Serenity: Who's running this Asylum?
Josh Zen's father (Deceased)
Portrayed by Jackie Chan
Kong Jin-Sang Chan
(Bright-Void/Aid-truth-benevolence/after a region in Henan)
In the war with Patch.
(I borrow this section from Wendy’s history of Patch.):
“Chen! Nee Tzao Se Mah? Tian Fuhn Di Fu. Jio Weh Sung Chiuh![You wanna die? Everything’s crazy. Retreat!]” An explosion rocked the ground, raining dirt and debris around them.
The small man turned to look back at his commanding officer. “My family! This my village! Dohn-ma[Understand]?”
The anguish was clear on his face and it only took a heartbeat for Fields to join him, running towards the cluster of buildings.
They found them, huddled in a back room, or what was left of it. Chen’s wife was cradling a girl whose scalp was covered in blood. She rocked back and forth, singing what sounded like a lullaby.
A young man stood as they approached, brandishing a broken board in his hand, shaking with fear.
“Father!” The younger Chen dropped the board, not noticing the other man with him at first.
There was no time for introductions. Chen helped his wife stand, but she cried out in pain. Her ankle twisted in a way that ankles aren’t supposed to. The girl started to cry, adding to the tear tracks covering her cheeks.
Fields swore under his breath, the direness of the situation making him forget his manners in front of women and children. “There ain’t no part of this that’s good. We need to make tracks and now. Chen, you carry the little one.” He stepped forward, tugging at his helmet in greeting.
“Ma’am. Much as I’d like to get acquainted first, ain’t no time.” With that, he bent and picked up Chen’s wife, arranging her across his shoulders. He looked at the young man. “Get ready to run Jien Ta Duh Guay[Like you’ve seen your ghost]. Stick close.”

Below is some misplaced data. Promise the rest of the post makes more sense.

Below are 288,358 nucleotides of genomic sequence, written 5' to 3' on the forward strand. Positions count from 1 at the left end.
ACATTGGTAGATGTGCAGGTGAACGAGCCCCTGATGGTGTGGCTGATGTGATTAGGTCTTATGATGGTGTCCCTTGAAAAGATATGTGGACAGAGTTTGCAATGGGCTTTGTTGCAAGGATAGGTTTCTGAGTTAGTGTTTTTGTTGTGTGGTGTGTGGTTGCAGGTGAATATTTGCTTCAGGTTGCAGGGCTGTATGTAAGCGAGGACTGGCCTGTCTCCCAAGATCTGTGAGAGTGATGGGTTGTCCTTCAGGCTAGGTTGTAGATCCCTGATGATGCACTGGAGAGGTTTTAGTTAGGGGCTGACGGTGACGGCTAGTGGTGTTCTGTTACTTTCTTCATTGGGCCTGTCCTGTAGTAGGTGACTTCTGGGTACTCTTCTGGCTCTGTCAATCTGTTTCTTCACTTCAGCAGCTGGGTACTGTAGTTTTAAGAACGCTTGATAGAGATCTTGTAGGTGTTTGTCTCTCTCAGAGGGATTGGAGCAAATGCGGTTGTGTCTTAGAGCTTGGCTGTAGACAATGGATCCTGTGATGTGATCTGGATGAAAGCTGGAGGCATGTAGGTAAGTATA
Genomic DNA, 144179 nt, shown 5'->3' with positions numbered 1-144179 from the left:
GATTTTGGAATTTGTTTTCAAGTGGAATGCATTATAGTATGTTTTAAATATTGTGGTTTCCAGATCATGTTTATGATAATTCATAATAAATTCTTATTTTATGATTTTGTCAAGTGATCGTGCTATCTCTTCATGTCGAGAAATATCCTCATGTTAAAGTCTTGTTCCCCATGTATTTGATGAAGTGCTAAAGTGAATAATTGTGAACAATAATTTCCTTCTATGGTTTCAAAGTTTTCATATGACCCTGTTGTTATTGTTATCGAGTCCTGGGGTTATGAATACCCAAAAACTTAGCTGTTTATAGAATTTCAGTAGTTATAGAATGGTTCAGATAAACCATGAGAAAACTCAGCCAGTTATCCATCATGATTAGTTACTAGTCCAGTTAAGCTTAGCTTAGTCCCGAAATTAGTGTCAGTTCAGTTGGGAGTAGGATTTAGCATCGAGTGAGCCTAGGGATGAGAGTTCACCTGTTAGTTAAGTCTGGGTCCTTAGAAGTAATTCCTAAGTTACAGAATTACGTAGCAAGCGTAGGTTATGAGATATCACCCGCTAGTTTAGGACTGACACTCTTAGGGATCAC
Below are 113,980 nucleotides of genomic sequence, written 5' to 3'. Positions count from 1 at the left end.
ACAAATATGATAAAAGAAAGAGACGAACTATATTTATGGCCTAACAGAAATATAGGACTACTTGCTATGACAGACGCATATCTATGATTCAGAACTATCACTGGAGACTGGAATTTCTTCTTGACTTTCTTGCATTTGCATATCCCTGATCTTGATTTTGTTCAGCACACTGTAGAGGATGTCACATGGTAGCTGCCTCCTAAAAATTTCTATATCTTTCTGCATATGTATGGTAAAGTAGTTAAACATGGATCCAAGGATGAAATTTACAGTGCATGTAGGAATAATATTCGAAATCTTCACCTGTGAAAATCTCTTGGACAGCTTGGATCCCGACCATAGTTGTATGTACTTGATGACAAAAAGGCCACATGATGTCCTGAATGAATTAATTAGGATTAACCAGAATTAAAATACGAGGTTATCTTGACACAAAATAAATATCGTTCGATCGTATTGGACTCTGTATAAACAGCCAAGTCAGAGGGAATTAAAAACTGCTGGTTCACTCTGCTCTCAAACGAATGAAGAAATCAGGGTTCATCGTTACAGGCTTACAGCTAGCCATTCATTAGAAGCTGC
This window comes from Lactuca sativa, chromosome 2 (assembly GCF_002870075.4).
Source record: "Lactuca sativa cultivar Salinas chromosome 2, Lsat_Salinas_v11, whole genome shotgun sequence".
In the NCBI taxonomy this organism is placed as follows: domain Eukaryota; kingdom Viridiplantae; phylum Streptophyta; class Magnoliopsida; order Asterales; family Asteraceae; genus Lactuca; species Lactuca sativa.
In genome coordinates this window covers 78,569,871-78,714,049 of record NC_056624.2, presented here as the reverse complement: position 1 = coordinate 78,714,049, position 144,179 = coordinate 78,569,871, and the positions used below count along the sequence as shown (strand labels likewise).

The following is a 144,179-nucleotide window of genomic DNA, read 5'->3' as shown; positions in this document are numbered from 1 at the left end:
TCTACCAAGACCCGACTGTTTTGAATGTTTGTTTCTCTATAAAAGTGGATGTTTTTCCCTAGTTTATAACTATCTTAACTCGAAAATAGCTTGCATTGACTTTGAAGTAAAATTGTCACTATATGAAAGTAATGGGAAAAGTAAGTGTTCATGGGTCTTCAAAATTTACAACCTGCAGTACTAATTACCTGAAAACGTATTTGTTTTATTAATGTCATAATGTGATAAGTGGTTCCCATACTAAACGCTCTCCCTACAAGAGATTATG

The young man looked at his father who nodded, telling him, “Do what Captain Fields says. We will be all fine. Rung Tse Fwo Tzoo Bao Yo Wuo Muhn[Merciful Buddha protect us].”
They made it to the transport. Some might say God was watching out for them, but Patch Fields knew it was better to run fast and keep your head down instead of waiting around for divine aid.
Fields turned, scanning what remained of the village, looking to see if there were more survivors when a ship flew overhead, far too low for comfort. The crash took out what was left of the temple. Perhaps the oath that followed was appropriate under those circumstances. Fields was off and running before the debris settled, Chen not more than two steps behind him, despite his family needing him, too. Fields didn’t expect anything less.
He raised his arm against the blast of hot air from an explosion that took off most of the starboard side. At least that answered how they were going to get inside. He pulled up his bandana around his face as he shouted instructions. At first, he’d been ribbed by the men about it, told there were no cows where they were going. That bandana had been in turns a sling, a tourniquet, a bandage, a poke and now, an air filter. The japes hadn’t lasted long. Soldiers arrived with fire extinguishers, smothering the flames in thick gas. They climbed into the wreckage, hopes dwindling with every minute.
Chen hadn’t been so lucky. He had been caught in another explosion when the heat found the reserve fuel tank. Fields and the girl he’d found had been thrown by the blast and by the time Fields got back to his friend, there was nothing to do but look him in the eye and wait for those last moments. Promise me. Look after Zhàozhōu[Joshua]. He’d promised.
(Thank you, Wendy.)